The Government : Functions and Scope


In a mixed economy, apart from the private sector, there is the government which plays a very important role. In this chapter, we shall not deal with the myriad ways in which it influences economic life but limit ourselves to three distinct functions that operate through the revenue and expenditure measures of the government budget.
First, certain goods, referred to as public goods (such as national defence, roads, government administration), as distinct from private goods (like clothes, cars, food items), cannot be provided through the market mechanism, i.e. by transactions between individual consumers and producers and must be provided by the government. This is the allocation function. Second, through its tax and expenditure policy, the government attempts to bring about a distribution of income that is considered ‘fair’ by society. The government affects the personal disposable income of households by making transfer payments and collecting taxes and, therefore, can alter the income distribution. This is the distribution function. Third, the economy tends to be subject to substantial fluctuations and may suffer from prolonged periods of unemployment or inflation. The overall level of employment and prices in the economy depends upon the level of aggregate demand which is a function of the spending decisions of millions of private economic agents apart from the government.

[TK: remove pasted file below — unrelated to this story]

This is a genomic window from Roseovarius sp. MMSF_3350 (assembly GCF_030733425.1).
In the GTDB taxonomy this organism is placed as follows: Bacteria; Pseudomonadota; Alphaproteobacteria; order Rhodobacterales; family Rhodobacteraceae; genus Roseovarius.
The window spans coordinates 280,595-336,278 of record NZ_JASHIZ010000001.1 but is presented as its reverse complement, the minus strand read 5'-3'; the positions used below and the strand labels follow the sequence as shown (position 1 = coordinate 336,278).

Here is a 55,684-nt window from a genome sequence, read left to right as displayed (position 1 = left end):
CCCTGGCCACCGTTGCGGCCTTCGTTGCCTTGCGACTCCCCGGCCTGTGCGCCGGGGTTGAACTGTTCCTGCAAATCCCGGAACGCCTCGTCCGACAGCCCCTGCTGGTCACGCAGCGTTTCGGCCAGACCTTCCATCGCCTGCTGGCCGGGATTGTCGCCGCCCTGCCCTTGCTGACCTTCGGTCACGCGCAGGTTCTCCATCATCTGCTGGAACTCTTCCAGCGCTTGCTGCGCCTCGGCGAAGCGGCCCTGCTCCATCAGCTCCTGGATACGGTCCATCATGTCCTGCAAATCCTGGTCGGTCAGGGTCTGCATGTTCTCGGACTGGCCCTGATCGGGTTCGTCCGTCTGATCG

These decisions, in turn, depend on many factors such as income and credit availability. In any period, the level of expenditures may not be sufficient for full utilisation of labour and other resources of the economy. Since wages and prices are generally rigid downwards (they do not fall below a level), employment cannot be restored automatically. Hence, policy measures are needed to raise aggregate demand. On the other hand, there may be times when expenditures exceed the available output under conditions of high employment and thus may cause inflation. In such situations, restrictive conditions are needed to reduce demand. These constitute the stabilisation requirements of the domestic economy. To understand the need for governmental provision of public goods, we must consider what distinguishes them from private goods. There are two major differences. One, the benefits of public goods are not limited to one particular consumer, as in the case of private goods, but become available to all. For instance, if a person consumes a chocolate or wears a shirt, these will not be available to other individuals. This person’s consumption stands in a rival relationship to the consumption of others. However, if we consider a public park or measures to reduce air pollution, the benefits will be available to all. The consumption of such products by several individuals is not ‘rivalrous’ in the sense that a person can enjoy the benefits without reducing their availablity to others. Two, in case of private goods anyone who does not pay for the good can be excluded from enjoying its benefits. If you do not buy a ticket, you are excluded from watching a film at a local theatre. However, in case of public goods, there is no feasible way of excluding anyone from enjoying the benefits of the good (they are non-excludable). Since non-paying users usually cannot be excluded, it becomes difficult or impossible to collect fees for the public good. This is what is called the ‘free-rider’ problem. Consumers will not voluntarily pay for what they can get for free and for which there is no exclusive title to the property being enjoyed. The link between the producer and the consumer is broken and the government must step in to provide for such goods. Public provision, however, is not the same as public production. Public provision means that they are financed through the budget and made available free of any direct payment. These goods may be produced directly under government management or by the private sector.


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